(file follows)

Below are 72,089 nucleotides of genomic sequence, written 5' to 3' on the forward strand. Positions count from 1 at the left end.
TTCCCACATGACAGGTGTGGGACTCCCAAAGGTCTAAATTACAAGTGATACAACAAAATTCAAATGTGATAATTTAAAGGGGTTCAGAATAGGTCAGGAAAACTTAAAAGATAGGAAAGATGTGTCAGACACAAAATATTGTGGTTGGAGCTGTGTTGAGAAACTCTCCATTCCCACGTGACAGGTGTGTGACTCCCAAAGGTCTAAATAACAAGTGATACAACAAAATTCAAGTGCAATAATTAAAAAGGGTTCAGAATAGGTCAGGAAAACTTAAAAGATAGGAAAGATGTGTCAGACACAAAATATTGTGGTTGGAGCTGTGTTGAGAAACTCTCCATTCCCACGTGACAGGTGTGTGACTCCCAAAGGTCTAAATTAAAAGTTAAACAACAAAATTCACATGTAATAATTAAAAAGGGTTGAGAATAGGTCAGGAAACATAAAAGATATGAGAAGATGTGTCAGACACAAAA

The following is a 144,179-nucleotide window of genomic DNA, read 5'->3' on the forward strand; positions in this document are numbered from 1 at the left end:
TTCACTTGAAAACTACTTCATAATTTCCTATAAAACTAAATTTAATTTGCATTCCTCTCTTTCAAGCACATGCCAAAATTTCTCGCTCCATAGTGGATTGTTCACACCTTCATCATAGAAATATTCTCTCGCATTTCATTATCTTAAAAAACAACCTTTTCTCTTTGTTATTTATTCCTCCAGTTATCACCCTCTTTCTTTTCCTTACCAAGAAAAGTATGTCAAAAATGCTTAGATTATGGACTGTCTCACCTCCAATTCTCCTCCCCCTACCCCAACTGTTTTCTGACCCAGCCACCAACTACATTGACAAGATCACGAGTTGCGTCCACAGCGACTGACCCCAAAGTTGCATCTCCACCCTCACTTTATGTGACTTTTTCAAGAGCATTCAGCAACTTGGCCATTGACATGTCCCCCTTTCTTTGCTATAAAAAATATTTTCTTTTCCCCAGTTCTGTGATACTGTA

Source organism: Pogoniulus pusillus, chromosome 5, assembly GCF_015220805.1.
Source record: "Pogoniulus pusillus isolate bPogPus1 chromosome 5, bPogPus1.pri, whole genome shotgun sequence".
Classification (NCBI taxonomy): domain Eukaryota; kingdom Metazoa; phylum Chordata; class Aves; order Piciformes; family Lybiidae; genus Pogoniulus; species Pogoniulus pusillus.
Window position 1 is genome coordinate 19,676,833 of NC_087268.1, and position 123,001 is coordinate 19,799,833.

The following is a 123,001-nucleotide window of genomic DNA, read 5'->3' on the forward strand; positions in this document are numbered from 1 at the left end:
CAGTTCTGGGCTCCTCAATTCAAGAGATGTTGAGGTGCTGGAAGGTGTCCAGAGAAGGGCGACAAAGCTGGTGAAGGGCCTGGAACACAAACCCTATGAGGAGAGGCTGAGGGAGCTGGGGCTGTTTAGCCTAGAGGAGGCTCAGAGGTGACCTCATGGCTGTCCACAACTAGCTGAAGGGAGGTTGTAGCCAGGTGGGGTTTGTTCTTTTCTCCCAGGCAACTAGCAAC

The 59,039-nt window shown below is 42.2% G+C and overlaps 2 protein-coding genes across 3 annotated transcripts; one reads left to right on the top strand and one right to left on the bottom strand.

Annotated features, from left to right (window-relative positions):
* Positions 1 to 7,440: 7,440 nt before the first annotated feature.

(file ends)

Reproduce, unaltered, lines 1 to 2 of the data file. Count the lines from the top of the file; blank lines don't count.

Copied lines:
Below are 72,089 nucleotides of genomic sequence, written 5' to 3' on the forward strand. Positions count from 1 at the left end.
TTCCCACATGACAGGTGTGGGACTCCCAAAGGTCTAAATTACAAGTGATACAACAAAATTCAAATGTGATAATTTAAAGGGGTTCAGAATAGGTCAGGAAAACTTAAAAGATAGGAAAGATGTGTCAGACACAAAATATTGTGGTTGGAGCTGTGTTGAGAAACTCTCCATTCCCACGTGACAGGTGTGTGACTCCCAAAGGTCTAAATAACAAGTGATACAACAAAATTCAAGTGCAATAATTAAAAAGGGTTCAGAATAGGTCAGGAAAACTTAAAAGATAGGAAAGATGTGTCAGACACAAAATATTGTGGTTGGAGCTGTGTTGAGAAACTCTCCATTCCCACGTGACAGGTGTGTGACTCCCAAAGGTCTAAATTAAAAGTTAAACAACAAAATTCACATGTAATAATTAAAAAGGGTTGAGAATAGGTCAGGAAACATAAAAGATATGAGAAGATGTGTCAGACACAAAA